BURNABY—Today’s announcement by the BC Liberal provincial government that public sector workers, including many CUPE members, will receive a very small pay raise next year is welcome but does very little to help workers keep pace with the cost of living, CUPE BC Secretary-Treasurer Paul Faoro said today.
“We’re glad that the approximately 48,000 of our members who work in sectors directly funded by the provincial government will see a modest wage increase beginning next year as a result of the provincial economy outperforming forecasts,” said Faoro. “That said, as a result of BC Liberal cuts and funding reductions, our members—along with thousands of other unionized workers in the public service—have been falling behind over the past decade.
“An increase of .45 percent, while welcome, doesn’t even begin to keep our members whole relative to the cost of living.”
The government announced today that the economy had grown slightly faster than it had predicted. The so-called “Economic Stability Dividend” (ESD) insisted upon by the Liberals in the last round of bargaining means that half the difference is to be distributed among public sector workers covered by those contracts.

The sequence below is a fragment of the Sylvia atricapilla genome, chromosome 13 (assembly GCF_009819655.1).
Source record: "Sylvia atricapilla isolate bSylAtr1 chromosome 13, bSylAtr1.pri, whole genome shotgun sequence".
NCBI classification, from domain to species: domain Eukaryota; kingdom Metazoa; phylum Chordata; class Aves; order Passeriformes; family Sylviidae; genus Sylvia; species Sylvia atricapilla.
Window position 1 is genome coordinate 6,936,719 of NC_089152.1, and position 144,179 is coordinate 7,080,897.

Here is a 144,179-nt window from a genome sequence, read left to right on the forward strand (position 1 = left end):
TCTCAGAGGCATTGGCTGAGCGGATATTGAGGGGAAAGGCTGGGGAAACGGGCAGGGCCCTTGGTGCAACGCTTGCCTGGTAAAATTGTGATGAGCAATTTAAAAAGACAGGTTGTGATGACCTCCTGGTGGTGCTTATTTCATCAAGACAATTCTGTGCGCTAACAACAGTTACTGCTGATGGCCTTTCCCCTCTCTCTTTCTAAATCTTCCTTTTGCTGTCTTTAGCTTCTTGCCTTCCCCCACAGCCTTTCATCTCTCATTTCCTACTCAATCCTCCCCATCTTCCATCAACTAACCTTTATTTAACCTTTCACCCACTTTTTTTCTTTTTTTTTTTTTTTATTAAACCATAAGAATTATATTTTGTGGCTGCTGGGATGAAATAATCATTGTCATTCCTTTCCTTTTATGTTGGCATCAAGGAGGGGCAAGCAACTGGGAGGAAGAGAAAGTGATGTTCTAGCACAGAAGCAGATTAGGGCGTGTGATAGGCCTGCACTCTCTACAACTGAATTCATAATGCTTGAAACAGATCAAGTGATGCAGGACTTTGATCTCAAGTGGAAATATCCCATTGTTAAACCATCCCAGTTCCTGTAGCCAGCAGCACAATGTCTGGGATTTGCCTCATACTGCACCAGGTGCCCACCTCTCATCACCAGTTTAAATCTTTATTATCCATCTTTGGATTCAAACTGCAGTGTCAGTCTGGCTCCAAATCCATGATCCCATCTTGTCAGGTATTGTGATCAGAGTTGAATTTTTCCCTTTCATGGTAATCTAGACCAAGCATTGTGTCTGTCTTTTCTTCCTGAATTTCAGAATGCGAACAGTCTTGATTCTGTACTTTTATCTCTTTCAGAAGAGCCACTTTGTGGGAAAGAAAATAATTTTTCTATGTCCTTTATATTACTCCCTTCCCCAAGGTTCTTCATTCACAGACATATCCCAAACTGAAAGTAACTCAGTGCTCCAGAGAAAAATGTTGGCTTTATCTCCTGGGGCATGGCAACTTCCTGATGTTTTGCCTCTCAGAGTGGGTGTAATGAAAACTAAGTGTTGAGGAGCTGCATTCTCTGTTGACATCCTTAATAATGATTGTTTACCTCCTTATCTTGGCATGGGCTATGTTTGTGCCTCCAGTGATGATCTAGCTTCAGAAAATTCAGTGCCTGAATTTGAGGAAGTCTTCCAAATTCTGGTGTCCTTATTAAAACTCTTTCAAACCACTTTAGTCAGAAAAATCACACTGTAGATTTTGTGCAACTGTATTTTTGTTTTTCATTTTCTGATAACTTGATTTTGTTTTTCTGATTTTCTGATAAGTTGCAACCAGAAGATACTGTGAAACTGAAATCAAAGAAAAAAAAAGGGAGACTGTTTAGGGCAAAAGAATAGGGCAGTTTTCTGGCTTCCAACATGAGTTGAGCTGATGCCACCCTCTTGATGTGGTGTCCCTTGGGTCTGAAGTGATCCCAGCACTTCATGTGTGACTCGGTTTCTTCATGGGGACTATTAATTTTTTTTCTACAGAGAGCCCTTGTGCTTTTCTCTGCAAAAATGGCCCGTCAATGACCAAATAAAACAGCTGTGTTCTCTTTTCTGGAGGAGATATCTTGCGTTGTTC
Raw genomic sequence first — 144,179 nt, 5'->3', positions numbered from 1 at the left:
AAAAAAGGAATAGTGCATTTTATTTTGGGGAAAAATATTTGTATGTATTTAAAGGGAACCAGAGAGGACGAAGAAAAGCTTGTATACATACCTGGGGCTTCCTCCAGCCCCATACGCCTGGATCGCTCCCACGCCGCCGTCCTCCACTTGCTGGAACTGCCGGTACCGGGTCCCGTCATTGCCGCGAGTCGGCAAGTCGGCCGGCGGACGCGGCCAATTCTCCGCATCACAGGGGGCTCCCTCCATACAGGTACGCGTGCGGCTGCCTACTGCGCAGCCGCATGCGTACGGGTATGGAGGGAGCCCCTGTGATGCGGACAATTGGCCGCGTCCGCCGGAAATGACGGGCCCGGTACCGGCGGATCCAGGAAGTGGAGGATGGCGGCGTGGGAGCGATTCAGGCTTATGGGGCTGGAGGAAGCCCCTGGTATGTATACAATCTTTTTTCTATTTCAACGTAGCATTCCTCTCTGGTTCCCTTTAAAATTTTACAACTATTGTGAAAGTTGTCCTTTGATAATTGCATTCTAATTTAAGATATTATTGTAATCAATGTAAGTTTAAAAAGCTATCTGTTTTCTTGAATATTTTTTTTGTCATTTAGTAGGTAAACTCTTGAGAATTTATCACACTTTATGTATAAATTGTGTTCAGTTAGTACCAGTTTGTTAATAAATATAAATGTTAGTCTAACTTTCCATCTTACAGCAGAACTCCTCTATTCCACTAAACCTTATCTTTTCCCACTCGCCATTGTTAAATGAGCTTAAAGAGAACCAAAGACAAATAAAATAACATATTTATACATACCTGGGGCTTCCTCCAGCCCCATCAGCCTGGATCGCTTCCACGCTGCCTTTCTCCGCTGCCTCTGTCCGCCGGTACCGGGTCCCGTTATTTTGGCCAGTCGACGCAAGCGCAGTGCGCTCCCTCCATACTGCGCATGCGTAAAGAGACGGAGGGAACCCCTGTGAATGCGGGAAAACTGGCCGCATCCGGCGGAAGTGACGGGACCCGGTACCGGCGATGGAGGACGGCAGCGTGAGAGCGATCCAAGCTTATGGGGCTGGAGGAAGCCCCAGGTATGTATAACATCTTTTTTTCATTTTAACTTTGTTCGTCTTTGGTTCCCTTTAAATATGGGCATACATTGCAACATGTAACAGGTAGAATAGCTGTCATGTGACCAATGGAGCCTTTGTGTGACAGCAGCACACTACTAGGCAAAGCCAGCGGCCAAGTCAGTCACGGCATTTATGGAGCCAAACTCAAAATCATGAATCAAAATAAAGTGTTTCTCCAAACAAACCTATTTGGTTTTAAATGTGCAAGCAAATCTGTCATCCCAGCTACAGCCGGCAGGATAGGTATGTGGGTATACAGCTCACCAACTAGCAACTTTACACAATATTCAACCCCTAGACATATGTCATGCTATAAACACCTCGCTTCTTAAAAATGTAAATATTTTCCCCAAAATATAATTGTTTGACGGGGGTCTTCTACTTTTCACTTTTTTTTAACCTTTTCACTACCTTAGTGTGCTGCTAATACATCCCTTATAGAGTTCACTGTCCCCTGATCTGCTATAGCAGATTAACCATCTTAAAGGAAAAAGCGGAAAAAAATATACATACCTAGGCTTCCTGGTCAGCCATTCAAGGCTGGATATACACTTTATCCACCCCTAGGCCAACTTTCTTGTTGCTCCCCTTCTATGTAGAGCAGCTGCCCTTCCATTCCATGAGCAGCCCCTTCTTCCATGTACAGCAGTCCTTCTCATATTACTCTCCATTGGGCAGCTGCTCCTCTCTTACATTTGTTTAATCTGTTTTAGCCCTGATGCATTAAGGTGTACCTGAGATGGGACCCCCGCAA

Faoro said that from 2002 – 2015 (the BC Liberal government’s time in office) the K-12 sector has had total wage increases of 13.2%. During that time, the rate of inflation was 20.1%, a differential of 6.9 percentage points.
“That almost 7 percent gap means that for more than a decade thousands of households across B.C. have had less money to pay for housing and essentials for their families,” said Faoro. “By cutting the wages of the workers who deliver the important public services we all depend on, the Liberals are actually damaging the provincial economy and local economies all over B.C. It makes no sense, especially when economic growth is so anemic.
“If the Premier and her government really want to ensure important public services are properly supported, she needs to drop gimmicks like the ESD and so-called bargaining mandates and restore fair and free collective bargaining in the public sector.”